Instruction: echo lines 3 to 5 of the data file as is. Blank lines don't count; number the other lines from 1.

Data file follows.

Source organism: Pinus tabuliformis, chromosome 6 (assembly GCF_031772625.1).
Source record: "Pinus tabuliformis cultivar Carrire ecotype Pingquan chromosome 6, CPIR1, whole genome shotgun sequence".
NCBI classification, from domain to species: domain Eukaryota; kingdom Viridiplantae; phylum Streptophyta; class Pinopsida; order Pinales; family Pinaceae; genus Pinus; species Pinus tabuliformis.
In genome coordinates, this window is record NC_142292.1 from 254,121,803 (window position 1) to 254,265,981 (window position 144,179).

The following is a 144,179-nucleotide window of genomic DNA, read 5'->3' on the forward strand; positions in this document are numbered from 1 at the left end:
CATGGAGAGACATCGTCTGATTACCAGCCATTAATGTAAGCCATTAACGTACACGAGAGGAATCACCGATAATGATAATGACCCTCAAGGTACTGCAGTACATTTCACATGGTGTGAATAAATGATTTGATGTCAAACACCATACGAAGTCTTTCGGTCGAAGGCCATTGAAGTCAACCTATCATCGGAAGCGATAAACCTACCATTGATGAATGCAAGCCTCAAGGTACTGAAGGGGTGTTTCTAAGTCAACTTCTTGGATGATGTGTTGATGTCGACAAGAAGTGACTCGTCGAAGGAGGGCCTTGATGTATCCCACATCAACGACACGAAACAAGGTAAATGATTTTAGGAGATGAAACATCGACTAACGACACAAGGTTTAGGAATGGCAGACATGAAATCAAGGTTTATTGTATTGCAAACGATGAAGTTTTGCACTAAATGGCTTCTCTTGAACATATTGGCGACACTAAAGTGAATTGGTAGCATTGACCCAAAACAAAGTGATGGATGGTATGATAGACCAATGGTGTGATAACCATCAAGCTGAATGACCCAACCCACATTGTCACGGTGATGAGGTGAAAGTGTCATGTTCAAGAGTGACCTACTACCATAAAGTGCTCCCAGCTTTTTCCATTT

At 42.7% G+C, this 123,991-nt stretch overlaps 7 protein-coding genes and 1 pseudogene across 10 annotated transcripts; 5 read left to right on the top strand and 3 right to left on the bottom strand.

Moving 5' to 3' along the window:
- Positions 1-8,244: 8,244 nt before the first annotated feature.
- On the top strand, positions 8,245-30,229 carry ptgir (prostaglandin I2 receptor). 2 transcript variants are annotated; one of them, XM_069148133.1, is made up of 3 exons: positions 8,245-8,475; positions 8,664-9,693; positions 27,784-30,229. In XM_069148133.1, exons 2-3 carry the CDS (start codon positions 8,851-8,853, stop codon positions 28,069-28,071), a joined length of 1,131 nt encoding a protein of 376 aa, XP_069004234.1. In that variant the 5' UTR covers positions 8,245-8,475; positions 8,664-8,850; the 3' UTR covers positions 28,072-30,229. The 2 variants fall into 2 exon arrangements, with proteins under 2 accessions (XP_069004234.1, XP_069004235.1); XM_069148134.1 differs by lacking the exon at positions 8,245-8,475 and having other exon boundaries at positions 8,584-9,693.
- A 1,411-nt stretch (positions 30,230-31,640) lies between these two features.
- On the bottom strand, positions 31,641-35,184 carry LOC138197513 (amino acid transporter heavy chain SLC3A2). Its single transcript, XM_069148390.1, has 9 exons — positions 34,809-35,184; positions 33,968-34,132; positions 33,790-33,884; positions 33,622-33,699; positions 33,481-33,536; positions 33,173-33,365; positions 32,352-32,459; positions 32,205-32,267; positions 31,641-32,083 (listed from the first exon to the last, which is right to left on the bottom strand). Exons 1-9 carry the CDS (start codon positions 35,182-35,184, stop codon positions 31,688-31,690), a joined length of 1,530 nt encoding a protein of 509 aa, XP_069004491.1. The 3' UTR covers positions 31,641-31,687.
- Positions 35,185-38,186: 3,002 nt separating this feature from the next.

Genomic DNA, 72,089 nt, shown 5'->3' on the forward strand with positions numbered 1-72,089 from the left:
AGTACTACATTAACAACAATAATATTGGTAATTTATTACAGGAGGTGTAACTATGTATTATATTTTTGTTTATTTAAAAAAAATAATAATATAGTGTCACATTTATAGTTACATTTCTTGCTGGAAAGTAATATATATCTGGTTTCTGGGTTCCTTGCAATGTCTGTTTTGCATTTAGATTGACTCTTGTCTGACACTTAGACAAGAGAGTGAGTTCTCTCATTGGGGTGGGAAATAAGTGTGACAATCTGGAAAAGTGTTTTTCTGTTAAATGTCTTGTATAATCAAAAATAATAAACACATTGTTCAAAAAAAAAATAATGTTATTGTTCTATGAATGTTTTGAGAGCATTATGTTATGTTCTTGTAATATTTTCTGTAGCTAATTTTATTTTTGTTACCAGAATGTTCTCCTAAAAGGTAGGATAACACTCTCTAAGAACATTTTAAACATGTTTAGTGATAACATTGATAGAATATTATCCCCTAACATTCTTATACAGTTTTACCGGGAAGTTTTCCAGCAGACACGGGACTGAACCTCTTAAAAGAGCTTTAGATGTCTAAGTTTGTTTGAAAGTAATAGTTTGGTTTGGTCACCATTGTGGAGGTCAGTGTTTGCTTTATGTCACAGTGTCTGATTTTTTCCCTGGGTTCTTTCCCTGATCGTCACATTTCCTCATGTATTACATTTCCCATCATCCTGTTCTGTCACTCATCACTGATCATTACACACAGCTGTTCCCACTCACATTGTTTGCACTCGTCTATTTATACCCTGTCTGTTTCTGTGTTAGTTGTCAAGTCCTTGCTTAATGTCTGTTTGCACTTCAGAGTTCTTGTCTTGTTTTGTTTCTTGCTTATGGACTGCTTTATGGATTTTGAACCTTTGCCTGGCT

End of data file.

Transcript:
NCBI classification, from domain to species: domain Eukaryota; kingdom Viridiplantae; phylum Streptophyta; class Pinopsida; order Pinales; family Pinaceae; genus Pinus; species Pinus tabuliformis.
In genome coordinates, this window is record NC_142292.1 from 254,121,803 (window position 1) to 254,265,981 (window position 144,179).

The following is a 144,179-nucleotide window of genomic DNA, read 5'->3' on the forward strand; positions in this document are numbered from 1 at the left end: